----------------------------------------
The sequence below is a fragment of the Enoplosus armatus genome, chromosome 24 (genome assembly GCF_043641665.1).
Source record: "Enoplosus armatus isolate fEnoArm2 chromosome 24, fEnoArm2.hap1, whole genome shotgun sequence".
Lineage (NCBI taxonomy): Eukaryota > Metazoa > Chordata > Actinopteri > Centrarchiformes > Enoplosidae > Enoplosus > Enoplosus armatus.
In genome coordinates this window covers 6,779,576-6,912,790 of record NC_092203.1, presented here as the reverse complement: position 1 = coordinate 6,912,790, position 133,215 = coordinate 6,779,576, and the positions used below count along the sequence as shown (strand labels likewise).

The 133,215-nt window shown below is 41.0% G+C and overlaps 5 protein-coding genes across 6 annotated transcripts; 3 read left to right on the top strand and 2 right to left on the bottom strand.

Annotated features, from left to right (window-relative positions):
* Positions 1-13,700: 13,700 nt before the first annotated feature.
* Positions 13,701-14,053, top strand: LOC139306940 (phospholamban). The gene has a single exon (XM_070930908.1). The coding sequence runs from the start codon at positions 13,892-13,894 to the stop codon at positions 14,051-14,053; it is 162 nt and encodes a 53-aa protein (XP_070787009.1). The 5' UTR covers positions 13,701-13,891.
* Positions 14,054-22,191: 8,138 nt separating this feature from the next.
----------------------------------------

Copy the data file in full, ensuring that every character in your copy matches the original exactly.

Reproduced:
The sequence below is a fragment of the Enoplosus armatus genome, chromosome 24 (genome assembly GCF_043641665.1).
Source record: "Enoplosus armatus isolate fEnoArm2 chromosome 24, fEnoArm2.hap1, whole genome shotgun sequence".
Lineage (NCBI taxonomy): Eukaryota > Metazoa > Chordata > Actinopteri > Centrarchiformes > Enoplosidae > Enoplosus > Enoplosus armatus.
In genome coordinates this window covers 6,779,576-6,912,790 of record NC_092203.1, presented here as the reverse complement: position 1 = coordinate 6,912,790, position 133,215 = coordinate 6,779,576, and the positions used below count along the sequence as shown (strand labels likewise).

The 133,215-nt window shown below is 41.0% G+C and overlaps 5 protein-coding genes across 6 annotated transcripts; 3 read left to right on the top strand and 2 right to left on the bottom strand.

Annotated features, from left to right (window-relative positions):
* Positions 1-13,700: 13,700 nt before the first annotated feature.
* Positions 13,701-14,053, top strand: LOC139306940 (phospholamban). The gene has a single exon (XM_070930908.1). The coding sequence runs from the start codon at positions 13,892-13,894 to the stop codon at positions 14,051-14,053; it is 162 nt and encodes a 53-aa protein (XP_070787009.1). The 5' UTR covers positions 13,701-13,891.
* Positions 14,054-22,191: 8,138 nt separating this feature from the next.